Dhilon was not charged by the SEC. He did not respond to an email seeking comment.
Neostem (known today as Caladrius Biosciences)
Like OncoSec's Dhilon, NeoStem CEO Robin Smith hired Lidingo to write articles touting her company's stock, says the SEC. From April 2012 to March 2014, more than 100 promotional articles about Neostem published, none of which tied the payment for the articles back to the company.
Smith resigned as CEO of Neostem in January 2015. The company changed its name to Caladrius (CLBS) - Get Caladrius Biosciences, Inc. Report later that same year, Most recently, Smith has was named co-chair of an advisory board on gender diversity in biotech formed by LifeSci Advisors, the investor relations firm that ran into trouble for hiring scantily clad female models to entertain guests at biotech investors functions.
Smith was not charged by the SEC. She could not be reached for comment. Andrew McCarthy, co-founder of LifeSci Advisors, did not respond to email seeking comment.
Galena CEO Mark Ahn didn't just view stock promotion as a side hustle. For him, it was his only real job. As the SEC explains:
"From January 2012 to February 2014, Galena and its then-CEO Mark Ahn engaged in a scheme to mislead investors by commissioning over 100 internet publications promoting Galena that purported to be independent and objective when, in fact, they were paid promotions funded by Galena. As CEO, Ahn, on behalf of Galena, engaged two firms, Lidingo Holdings and the DreamTeam Group, that paid writers to communicate about Galena on investment websites through articles and/or postings without disclosing that Galena had funded the communications."
Here's how that arrangement worked:
"For example, on July 29, 2013, at about the time that Galena began preparing for the September 2013 Offering, Ahn proposed contract terms with Lidingo that included the following: "$20K/mo for three months. If the price is >$3.00 in 90 days [Galena's stock closed at $1.78/share on the day Ahn sent the email], then another 9 months. And on July 31, 2013, DreamTeam's McCarthy sent Ahn a message with the subject "Great day!" that listed the increasing closing prices of Galena's shares since DreamTeam started work five days earlier, and stated, "$2.00 here we come!" Ahn replied, "Great start!"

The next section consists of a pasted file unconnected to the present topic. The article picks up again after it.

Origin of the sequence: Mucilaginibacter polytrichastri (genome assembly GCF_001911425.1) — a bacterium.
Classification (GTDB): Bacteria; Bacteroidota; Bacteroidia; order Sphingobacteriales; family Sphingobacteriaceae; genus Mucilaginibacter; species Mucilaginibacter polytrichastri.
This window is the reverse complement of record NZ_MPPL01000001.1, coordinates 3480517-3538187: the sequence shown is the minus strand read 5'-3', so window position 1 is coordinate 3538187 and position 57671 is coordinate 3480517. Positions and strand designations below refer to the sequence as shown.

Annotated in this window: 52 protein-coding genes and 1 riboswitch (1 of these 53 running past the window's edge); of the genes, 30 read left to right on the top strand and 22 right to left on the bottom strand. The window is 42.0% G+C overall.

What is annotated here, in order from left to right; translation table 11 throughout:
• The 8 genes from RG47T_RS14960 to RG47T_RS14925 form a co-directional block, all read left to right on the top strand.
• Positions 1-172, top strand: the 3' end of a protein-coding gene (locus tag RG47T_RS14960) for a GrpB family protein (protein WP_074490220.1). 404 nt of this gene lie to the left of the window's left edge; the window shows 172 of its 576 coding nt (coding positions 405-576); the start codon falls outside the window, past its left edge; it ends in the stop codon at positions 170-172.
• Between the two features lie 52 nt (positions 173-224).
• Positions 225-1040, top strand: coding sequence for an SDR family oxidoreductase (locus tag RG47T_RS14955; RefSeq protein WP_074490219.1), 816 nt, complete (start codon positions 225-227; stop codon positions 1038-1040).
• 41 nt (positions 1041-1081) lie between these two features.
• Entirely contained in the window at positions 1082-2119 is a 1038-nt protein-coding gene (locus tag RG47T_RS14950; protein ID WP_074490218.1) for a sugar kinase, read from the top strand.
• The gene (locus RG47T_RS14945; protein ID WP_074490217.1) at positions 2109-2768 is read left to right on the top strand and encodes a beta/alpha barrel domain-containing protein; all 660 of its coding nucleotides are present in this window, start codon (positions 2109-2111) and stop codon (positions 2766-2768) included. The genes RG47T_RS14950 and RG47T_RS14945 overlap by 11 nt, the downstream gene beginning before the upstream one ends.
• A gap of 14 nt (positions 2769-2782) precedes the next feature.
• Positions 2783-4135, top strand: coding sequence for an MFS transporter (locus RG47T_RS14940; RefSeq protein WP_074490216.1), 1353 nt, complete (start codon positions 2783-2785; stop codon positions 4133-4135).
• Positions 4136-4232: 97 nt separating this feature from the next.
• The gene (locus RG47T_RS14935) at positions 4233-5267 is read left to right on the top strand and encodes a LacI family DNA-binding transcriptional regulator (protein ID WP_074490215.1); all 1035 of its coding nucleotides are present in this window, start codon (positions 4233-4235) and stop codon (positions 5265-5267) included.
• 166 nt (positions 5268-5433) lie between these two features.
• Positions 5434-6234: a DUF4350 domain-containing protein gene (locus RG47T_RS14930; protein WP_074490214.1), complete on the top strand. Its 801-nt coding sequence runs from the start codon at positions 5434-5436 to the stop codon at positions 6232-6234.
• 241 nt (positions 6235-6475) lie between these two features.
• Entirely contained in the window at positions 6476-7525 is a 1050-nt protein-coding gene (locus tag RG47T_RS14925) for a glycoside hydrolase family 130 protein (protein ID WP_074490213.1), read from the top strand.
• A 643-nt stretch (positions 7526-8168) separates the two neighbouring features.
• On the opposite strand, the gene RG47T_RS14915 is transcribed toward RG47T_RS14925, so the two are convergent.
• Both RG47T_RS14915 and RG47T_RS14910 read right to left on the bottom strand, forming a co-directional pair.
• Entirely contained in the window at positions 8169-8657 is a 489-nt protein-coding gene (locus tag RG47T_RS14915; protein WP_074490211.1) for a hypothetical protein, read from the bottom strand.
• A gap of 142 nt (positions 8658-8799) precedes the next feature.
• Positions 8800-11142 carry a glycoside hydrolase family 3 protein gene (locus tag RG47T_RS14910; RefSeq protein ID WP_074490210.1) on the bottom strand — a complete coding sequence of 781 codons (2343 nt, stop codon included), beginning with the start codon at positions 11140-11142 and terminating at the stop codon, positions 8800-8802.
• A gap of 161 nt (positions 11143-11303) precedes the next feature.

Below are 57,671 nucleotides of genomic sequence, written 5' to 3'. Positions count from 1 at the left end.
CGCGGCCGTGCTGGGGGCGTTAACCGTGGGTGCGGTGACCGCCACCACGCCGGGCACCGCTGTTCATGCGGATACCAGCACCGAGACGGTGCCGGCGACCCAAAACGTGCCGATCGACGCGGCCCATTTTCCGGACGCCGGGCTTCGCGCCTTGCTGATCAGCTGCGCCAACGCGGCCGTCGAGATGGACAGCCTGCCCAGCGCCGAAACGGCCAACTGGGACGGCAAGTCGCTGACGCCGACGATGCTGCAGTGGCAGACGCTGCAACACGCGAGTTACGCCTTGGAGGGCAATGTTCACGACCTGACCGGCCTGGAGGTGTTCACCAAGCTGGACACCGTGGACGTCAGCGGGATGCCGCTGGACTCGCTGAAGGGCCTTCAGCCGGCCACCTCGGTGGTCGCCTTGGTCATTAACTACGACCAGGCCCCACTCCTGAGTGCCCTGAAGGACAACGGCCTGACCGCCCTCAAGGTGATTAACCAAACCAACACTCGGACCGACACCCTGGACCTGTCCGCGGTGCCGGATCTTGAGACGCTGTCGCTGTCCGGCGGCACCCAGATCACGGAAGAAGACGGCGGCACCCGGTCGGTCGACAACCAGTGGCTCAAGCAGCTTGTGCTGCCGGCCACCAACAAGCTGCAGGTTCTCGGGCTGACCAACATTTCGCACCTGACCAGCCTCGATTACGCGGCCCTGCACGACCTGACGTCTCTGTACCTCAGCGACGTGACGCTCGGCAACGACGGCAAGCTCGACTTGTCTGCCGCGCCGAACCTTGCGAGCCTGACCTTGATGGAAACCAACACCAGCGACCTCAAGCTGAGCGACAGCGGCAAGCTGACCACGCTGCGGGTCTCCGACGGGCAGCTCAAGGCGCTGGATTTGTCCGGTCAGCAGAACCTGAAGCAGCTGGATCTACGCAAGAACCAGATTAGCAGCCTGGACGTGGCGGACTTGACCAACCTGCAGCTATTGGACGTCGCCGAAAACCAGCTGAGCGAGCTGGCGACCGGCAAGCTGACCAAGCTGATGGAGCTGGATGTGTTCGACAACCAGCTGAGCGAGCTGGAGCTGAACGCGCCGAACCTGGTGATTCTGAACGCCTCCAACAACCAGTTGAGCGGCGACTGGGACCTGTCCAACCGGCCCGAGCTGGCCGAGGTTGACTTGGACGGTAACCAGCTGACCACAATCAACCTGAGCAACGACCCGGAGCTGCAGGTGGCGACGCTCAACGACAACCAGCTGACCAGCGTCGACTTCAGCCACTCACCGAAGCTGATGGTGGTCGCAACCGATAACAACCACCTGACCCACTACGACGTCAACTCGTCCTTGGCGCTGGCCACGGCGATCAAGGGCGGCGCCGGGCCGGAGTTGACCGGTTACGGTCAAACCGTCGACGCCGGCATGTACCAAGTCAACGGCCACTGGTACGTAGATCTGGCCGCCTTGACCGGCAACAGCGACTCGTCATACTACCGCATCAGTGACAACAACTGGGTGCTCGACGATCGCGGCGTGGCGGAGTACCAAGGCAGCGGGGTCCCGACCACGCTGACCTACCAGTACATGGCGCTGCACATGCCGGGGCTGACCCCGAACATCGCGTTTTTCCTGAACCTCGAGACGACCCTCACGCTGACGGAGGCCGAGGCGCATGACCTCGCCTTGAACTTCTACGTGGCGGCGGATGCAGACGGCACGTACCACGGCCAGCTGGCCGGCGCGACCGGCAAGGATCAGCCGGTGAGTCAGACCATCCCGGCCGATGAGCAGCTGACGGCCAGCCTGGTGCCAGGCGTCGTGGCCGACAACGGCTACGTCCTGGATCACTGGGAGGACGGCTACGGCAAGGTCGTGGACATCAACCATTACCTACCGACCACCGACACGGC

Which led to:
On January 27, 2014, while the price of Galena shares was inflated by the promotion scheme, Ahn sold 796,765 shares of Galena stock.
I have written extensively about Galena and Ahn's involvement in stock promotion. All of the activities described by the SEC in its enforcement actions Monday stopped around the same time as my first article in February 2014, which broke the story about Galena hiring the DreamTeam to use fake articles to tout the stock.
Ahn was fired from Galena in April 2014. The SEC ordered Ahn to pay disgorgement of $677,000 and civil penalty of $600,000. He's barred from being an officer or director of a publicly traded company for five years. Galena was also ordered to pay a $200,000 penalty.
ImmunoCellular and Lion Biotechnology
Singh, during his time as CEO of both companies, also earned $1.75 million in cash and equity from running his stock promotion businesses, according to the SEC:
From the SEC complaint:
From August 2011 to March 2014, Singh engaged in a paid stock-touting scheme involving 12 issuers, at least 10 writers, over 400 internet publications, and the distribution of emails to thousands of potential investors. At different points during this time period, Singh, who used his firm Lavos to engage in much of the stock promotion activity, was also the CEO of two publicly traded companies, ImmunoCellular Therapeutics, Ltd. ("IMUC") and Lion Biotechnologies, Inc. Singh worked with stock promotion firm Lidingo Holdings, LLC to pay writers to publish articles about public company clients on investment websites as well as to coordinate the distribution of articles to thousands of electronic mailboxes. In addition, while he was their CEO, Singh hired Lidingo to perform promotional work for IMUC and Lion. The scheme was lucrative - entitling Singh to receive at least $1.75 million in cash and equity.
The SEC is making Singh repay all that money plus a $1 million fine.
Adam Feuerstein writes regularly for TheStreet. In keeping with company editorial policy, he doesn't own or short individual stocks, although he owns stock in TheStreet. He also doesn't invest in hedge funds or other private investment partnerships. Feuerstein appreciates your feedback; click here to send him an email.